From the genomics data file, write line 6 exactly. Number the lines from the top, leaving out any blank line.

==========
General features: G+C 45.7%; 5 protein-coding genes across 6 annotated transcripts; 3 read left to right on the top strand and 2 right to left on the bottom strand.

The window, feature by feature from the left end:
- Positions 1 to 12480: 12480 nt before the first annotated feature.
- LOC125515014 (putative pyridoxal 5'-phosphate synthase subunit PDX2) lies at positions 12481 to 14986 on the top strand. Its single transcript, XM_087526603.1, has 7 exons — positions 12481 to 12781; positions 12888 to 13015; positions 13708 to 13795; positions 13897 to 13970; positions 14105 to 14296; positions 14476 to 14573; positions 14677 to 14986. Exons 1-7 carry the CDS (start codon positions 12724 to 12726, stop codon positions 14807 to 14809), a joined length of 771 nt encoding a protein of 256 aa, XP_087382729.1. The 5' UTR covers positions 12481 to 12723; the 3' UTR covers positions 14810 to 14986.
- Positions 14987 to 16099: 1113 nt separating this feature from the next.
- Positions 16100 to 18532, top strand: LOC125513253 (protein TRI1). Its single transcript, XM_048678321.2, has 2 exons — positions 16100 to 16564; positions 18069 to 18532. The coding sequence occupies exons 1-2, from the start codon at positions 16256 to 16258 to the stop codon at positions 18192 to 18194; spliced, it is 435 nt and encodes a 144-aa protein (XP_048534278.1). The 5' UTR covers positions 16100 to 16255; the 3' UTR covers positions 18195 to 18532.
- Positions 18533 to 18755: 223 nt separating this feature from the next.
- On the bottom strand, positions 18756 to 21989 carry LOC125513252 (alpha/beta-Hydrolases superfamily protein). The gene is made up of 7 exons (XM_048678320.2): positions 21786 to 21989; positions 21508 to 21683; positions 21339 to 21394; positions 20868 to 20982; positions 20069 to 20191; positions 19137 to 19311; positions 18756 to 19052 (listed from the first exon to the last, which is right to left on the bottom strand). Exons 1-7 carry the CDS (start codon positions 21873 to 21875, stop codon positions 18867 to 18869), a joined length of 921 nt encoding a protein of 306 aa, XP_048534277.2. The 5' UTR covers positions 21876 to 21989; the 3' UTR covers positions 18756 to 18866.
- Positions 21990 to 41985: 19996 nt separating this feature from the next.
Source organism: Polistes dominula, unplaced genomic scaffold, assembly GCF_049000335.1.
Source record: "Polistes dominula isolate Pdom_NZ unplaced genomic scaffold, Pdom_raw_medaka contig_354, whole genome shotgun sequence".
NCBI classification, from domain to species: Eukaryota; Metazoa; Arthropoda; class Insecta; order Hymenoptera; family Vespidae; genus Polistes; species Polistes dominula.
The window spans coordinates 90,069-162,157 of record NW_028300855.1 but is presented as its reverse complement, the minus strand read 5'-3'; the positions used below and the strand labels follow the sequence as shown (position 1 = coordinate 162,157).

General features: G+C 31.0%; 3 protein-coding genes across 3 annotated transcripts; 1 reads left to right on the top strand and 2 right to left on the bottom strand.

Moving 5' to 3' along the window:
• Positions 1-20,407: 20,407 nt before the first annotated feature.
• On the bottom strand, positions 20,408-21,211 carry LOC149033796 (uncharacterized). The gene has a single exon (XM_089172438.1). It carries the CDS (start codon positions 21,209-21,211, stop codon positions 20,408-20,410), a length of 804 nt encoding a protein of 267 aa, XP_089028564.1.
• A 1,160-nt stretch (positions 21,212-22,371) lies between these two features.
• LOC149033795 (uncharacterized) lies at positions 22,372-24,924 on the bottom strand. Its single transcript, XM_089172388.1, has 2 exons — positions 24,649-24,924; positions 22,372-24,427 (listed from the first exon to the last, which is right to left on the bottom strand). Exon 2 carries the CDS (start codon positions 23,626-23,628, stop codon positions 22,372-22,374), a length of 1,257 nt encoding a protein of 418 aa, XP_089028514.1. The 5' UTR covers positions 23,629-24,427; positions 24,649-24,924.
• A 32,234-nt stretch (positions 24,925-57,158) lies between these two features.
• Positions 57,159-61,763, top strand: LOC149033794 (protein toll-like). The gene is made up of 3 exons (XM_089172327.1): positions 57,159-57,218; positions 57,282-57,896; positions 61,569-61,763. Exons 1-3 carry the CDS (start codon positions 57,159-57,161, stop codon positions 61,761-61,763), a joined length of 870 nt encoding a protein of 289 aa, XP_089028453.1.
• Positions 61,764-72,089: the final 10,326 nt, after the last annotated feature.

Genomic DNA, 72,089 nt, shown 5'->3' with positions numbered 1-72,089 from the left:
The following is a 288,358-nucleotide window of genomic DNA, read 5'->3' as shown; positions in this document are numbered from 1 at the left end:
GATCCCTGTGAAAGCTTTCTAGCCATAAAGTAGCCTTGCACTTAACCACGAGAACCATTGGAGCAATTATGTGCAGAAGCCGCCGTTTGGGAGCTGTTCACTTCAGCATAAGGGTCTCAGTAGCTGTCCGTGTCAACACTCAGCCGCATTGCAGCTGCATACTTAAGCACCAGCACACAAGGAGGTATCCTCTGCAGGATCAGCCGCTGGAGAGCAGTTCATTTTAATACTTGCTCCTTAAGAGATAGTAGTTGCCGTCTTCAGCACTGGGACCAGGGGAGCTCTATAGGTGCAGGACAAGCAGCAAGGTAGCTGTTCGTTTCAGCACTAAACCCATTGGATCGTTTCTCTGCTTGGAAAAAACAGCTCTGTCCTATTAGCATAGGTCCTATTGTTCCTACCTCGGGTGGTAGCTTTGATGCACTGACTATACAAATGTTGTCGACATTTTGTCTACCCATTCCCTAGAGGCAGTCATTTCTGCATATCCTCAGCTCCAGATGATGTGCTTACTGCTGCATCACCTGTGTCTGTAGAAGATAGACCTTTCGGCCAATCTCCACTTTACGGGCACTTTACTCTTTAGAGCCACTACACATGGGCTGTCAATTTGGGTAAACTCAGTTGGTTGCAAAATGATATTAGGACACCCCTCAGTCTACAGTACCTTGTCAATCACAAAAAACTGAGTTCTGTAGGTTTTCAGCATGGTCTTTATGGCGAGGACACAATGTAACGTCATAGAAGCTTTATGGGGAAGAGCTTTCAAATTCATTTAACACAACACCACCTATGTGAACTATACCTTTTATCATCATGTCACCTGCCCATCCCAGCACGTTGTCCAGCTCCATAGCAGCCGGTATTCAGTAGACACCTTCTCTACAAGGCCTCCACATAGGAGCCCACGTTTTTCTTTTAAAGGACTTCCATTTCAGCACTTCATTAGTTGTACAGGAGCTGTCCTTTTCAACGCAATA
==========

- Positions 16100 to 18532, top strand: LOC125513253 (protein TRI1). Its single transcript, XM_048678321.2, has 2 exons — positions 16100 to 16564; positions 18069 to 18532. The coding sequence occupies exons 1-2, from the start codon at positions 16256 to 16258 to the stop codon at positions 18192 to 18194; spliced, it is 435 nt and encodes a 144-aa protein (XP_048534278.1). The 5' UTR covers positions 16100 to 16255; the 3' UTR covers positions 18195 to 18532.